Dstl initiative targets chemical detection in the UK
Last autumn, the Defence and Security Accelerator officially announced the winners of the latest round of funding for the Autonomy of Hazardous Scene Assessment themed competition which, it is said, will revolutionise the way in which chemicals and bio-hazards are investigated in the UK.
Forming part of central government’s longstanding innovation focus, the Autonomy of Hazardous Scene Assessment (AHSA) themed competition is jointly backed by the Home Office and the Ministry of Defence’s dedicated science and technology platform – the Defence Science and Technology Laboratory (Dstl), and coordinated by the Defence and Security Accelerator (DASA).
Almost £2 million will be allocated via the AHSA – to be known as ‘MINERVA’ during Phase II – over an 18-month period. In doing so, Dstl hopes to tackle issues arising from incidents and operations involving hazardous chemicals or biological material.
The initial phase ran for six months up until July 2017 and funded 18 development projects with a collective worth of £1.37 million. In the weeks following, four of the Phase I winners were chosen to develop their concepts further during a much-anticipated second phase. Early prototypes are likely to be demonstrated before October 2018.
In total, just over £1.6 million in funding is being divided between the following Phase I winners:
- BMT Defence Services: An Unmanned Aerial System (UAS) with gas-sensing technology
- Horiba Mira: A robot with its own neural network for use on decontamination missions
- Loughborough University: A pocket-sized drone able to sniff out harmful chemicals
- Autonomous Devices: Snake Eyes – able to enter properties through the letterbox, relay 3D images of a space and detect chemical agents
The latest funding will help bring the conceptual designs into being, demonstration and eventual use far more quickly than through conventional means.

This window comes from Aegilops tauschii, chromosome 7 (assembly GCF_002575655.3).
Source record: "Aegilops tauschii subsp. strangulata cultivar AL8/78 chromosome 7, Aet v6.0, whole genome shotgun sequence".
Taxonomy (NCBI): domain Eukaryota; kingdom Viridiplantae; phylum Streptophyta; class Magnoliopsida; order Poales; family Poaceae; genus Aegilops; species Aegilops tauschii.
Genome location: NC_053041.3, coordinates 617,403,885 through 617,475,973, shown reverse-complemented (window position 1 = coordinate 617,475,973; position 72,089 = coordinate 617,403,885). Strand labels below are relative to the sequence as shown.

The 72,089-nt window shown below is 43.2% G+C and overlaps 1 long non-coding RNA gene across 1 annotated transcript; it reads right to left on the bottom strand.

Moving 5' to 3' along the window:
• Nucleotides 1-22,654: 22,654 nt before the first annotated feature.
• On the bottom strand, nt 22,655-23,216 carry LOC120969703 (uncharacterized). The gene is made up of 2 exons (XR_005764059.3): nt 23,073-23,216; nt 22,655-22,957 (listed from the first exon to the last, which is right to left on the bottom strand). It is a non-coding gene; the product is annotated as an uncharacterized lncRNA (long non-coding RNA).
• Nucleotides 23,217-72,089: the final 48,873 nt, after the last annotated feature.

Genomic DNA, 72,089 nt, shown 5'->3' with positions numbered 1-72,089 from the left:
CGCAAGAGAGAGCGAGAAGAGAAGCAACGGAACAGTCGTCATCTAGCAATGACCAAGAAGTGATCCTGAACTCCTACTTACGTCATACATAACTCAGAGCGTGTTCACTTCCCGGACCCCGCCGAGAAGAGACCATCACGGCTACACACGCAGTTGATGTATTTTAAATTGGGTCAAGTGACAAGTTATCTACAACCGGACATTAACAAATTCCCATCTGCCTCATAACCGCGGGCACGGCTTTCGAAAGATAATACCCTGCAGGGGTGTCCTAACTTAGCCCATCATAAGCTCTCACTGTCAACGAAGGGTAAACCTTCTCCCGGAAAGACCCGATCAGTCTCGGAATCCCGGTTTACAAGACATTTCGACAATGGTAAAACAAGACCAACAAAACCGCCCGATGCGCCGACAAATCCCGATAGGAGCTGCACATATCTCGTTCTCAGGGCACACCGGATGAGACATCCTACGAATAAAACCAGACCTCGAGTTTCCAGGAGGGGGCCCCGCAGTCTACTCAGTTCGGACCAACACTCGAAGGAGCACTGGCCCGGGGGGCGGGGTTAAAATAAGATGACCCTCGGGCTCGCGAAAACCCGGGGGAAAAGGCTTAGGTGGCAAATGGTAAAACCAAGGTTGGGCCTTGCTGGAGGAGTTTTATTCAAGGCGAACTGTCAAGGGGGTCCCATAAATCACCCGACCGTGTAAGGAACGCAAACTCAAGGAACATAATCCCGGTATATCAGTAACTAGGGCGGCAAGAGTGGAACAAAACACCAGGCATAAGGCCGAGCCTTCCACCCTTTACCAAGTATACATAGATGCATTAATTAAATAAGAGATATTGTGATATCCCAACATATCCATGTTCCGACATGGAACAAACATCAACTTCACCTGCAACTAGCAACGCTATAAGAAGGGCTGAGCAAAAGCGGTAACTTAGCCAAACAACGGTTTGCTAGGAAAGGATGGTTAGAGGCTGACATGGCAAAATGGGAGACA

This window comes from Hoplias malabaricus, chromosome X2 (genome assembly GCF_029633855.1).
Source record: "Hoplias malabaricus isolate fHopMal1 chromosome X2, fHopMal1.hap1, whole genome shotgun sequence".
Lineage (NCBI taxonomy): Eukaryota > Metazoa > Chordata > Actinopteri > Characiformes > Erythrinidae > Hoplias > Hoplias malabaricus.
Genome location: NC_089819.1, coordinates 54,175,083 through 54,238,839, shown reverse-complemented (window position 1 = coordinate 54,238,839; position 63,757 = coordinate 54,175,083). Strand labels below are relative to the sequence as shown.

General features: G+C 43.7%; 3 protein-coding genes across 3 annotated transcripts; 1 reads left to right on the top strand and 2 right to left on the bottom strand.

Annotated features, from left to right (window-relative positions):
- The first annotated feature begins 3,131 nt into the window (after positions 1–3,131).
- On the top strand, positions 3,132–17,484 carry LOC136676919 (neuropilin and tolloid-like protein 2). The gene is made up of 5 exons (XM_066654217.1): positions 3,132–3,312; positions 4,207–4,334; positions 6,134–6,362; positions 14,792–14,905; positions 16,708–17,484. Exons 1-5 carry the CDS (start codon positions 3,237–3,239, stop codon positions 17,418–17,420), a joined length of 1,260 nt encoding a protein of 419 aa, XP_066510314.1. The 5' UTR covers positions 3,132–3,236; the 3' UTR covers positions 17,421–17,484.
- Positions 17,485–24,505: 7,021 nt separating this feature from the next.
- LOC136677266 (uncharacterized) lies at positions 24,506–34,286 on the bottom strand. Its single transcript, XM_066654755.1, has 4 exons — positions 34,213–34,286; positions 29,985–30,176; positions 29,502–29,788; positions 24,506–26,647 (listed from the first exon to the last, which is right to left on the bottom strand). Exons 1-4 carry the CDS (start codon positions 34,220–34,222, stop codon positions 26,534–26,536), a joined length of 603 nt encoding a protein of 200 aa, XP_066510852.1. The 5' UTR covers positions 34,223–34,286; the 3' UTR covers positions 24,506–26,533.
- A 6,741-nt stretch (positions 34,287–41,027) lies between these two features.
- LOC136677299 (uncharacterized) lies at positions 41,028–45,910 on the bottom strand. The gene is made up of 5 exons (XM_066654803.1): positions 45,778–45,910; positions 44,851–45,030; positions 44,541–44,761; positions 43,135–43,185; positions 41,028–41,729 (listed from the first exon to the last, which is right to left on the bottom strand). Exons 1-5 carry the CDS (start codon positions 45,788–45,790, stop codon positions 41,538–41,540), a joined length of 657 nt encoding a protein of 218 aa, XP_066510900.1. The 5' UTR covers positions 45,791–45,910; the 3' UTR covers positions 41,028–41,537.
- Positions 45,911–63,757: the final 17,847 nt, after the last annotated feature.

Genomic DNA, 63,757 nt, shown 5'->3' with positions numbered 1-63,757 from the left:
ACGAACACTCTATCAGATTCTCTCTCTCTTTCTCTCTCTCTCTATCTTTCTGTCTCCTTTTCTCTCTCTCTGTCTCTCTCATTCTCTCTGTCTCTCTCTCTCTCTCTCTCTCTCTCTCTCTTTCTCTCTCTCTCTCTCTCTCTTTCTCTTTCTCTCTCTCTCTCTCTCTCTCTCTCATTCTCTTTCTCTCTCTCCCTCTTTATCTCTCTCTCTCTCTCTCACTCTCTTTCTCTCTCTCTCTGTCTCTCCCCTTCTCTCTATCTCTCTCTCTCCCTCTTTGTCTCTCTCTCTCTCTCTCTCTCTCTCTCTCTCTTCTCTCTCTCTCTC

Peter Stockel of Dstl was on-hand to explain more: “After a fast-paced first phase, we are now delighted to rapidly move the project forward into Phase II with four highly innovative and technically exciting system propositions to tackle this priority challenge for UK defence and security.
“With continued involvement and demonstration with the user community, we aim to mature this emergent capability over the next 12 months to test the ‘art of the possible’ and accelerate this into the hands of the prospective users for further operational evaluation, both for MOD and the Home Office.”
The prototype UAS, proposed by BMT Defence Services, will enable a team of early responders to remotely assess a scene for potentially hazardous materials. Autonomously, it will collate up-to-date information on terrain, structures, weather and hazardous gases, providing the user with two and three dimensional representations of the area in mere moments.
During Phase II, BMT will combine the output of two previous R&D initiatives to deliver technology that can integrate with either a standard, commercial UAV or a more specialist equivalent.
According to Simon Luck, Head of Information Systems at BMT: “Funding from the DASA will enable BMT to deliver a prototype system that could literally save lives by rapidly assessing a scene for hazardous material and predicting the potential impact.
“We will be working closely with the emergency services and our partners to deliver a prototype for trials in 2018. The end goal will be to deploy the system into the boot of the car of every responder within the next few years.”
By that same token, Horiba Mira, Loughborough University and Autonomous Devices will each look to mature their own prototypes over the course of the year. Their efforts, together with those of the Phase I entrants, emphasise the role small and medium-sized enterprises play in innovating counter-terrorism nationwide.
Minister for Security Ben Wallace concluded: “This competition has the potential to see world-class equipment created to support the emergency services when they arrive on the scene of an incident.
“Through this funding, the Government is able to collaborate with academics and the private sector to turn these innovative ideas into frontline tools.”
Dstl and DASA are event partners at Defence Procurement, Research, Technology & Exportability (DPRTE) 2018, which takes place at Cardiff’s Motorpoint Arena on 27 March.
Don’t miss out on this fantastic chance to attend, sponsor or exhibit at DPRTE 2018, book now at www.dprte.co.uk/book-now
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